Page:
Chapter 8 Notes-Social Influence, Socialization, and Culture
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Chapter 8: Social Influence, Socialization, and Culture
! Information dependence: Reliance on others for information about how to think, feel, and
! Effect dependence: reliance on others due to their capacity to provide rewards and
punishment. Involves two complementary processes. First, the group frequently has a vested
interest in how individual members think and act because such matters can affect the goal
attainment of the group. Second, the member frequently desires the approval of the group.
Motives for Social Conformity
! Compliance: Conformity to a social norm prompted by the desire to acquire rewards or avoid
punishment. It primarily involves effect dependence. Although the complying individual
adjusts their behaviour to the norm, they do not really subscribe to the beliefs, values, and
attitudes that underlie the norm. Eg. Prison convicts.
! Identification: Conformity to a social norm prompted by perceptions that those who promote
the norm are attractive or similar to oneself. It is often revealed by an imitation process in
which established members serve as models for the behaviour of others. Eg. Children
behaving themselves as they get older.
! Internalization: Conformity to a social norm prompted by true acceptance of the beliefs,
values, and attitudes that underlie the norm. Conformity occurs because the norm is seen as
right, and not because it achieves rewards or avoids punishment. Eg. Religion.
! A compliant individual is necessarily doing something that is contrary to the way he or she
thinks or feels.
! Compliance can set t stage for more complete identification and involvement with
organizational norms and roles.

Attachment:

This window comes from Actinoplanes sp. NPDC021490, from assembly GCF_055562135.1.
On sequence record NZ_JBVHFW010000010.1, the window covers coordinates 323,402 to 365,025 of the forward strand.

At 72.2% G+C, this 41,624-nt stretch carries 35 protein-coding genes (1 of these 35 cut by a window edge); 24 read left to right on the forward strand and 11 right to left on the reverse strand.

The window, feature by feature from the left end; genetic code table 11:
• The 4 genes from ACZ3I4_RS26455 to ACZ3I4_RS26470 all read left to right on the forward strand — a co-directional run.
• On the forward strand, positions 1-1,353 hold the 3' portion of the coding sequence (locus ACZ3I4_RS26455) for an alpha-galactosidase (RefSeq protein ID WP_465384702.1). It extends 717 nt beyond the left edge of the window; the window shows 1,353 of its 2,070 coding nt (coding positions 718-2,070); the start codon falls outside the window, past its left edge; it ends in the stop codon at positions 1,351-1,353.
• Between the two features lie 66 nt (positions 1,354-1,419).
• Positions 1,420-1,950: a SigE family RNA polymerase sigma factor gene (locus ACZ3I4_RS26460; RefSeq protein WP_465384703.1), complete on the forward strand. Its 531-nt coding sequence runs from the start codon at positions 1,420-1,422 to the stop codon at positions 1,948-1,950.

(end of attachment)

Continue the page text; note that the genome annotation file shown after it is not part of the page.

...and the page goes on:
! Socialization: The process by which people learn the norms and roles that are necessary to
function in a group or organization. It is a learning process in which new members must
acquire knowledge, change their attitudes, and perform new behaviours. Socialization is also
the primary means by which organizations communicate the organization’s culture and values
to new members. In HR, it is called “onboarding”. Socialization process: different
socialization methods influences a number of proximal (immediate) outcomes which affect
! One important proximal outcome or organizational socialization is for newcomers to achieve
a good fit.
! Person-job fit: The match between an employee’s, knowledge, skills, and abilities, and the
requirements of a job.
! Person-organization fit: The match between an employee’s personal values and the values of
! Research has found that both P-J and P-O are strongly related to job attitudes and behaviours.
Stages of Socialization
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! 1. Anticipatory Socialization: A large amount of socialization occurs before a person
becomes a member of an organization. Part of it includes skill and attitude acquisition.
! 2. Encounter: The new recruit, armed with some expectations about organizational life,
encounters the day-to-day reality of this life. Some aspects include orientation programs and